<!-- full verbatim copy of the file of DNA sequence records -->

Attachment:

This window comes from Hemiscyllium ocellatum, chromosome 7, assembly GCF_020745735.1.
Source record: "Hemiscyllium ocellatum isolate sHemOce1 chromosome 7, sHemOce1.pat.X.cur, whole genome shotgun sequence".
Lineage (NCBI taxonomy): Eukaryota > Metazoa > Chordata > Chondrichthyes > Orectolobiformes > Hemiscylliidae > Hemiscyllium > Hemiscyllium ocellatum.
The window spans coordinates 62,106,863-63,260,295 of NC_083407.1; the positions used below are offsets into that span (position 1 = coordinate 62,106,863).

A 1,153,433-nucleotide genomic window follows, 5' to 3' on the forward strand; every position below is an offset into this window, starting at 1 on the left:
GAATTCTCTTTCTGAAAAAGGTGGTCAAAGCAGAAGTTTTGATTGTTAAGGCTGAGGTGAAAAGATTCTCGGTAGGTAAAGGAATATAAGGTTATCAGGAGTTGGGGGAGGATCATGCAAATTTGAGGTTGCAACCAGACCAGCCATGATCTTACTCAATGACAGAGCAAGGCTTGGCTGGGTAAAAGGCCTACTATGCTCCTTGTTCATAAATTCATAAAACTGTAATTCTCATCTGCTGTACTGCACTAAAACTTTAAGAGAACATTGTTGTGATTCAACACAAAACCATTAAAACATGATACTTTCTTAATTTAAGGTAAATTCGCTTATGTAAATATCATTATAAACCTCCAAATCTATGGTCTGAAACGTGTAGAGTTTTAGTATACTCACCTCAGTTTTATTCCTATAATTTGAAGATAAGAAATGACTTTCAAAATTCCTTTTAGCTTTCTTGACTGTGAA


This window comes from Hemiscyllium ocellatum, chromosome 7, assembly GCF_020745735.1.
Source record: "Hemiscyllium ocellatum isolate sHemOce1 chromosome 7, sHemOce1.pat.X.cur, whole genome shotgun sequence".
Lineage (NCBI taxonomy): Eukaryota > Metazoa > Chordata > Chondrichthyes > Orectolobiformes > Hemiscylliidae > Hemiscyllium > Hemiscyllium ocellatum.
The window spans coordinates 62,106,863-63,260,295 of NC_083407.1; the positions used below are offsets into that span (position 1 = coordinate 62,106,863).

A 1,153,433-nucleotide genomic window follows, 5' to 3' on the forward strand; every position below is an offset into this window, starting at 1 on the left:
GAATTCTCTTTCTGAAAAAGGTGGTCAAAGCAGAAGTTTTGATTGTTAAGGCTGAGGTGAAAAGATTCTCGGTAGGTAAAGGAATATAAGGTTATCAGGAGTTGGGGGAGGATCATGCAAATTTGAGGTTGCAACCAGACCAGCCATGATCTTACTCAATGACAGAGCAAGGCTTGGCTGGGTAAAAGGCCTACTATGCTCCTTGTTCATAAATTCATAAAACTGTAATTCTCATCTGCTGTACTGCACTAAAACTTTAAGAGAACATTGTTGTGATTCAACACAAAACCATTAAAACATGATACTTTCTTAATTTAAGGTAAATTCGCTTATGTAAATATCATTATAAACCTCCAAATCTATGGTCTGAAACGTGTAGAGTTTTAGTATACTCACCTCAGTTTTATTCCTATAATTTGAAGATAAGAAATGACTTTCAAAATTCCTTTTAGCTTTCTTGACTGTGAA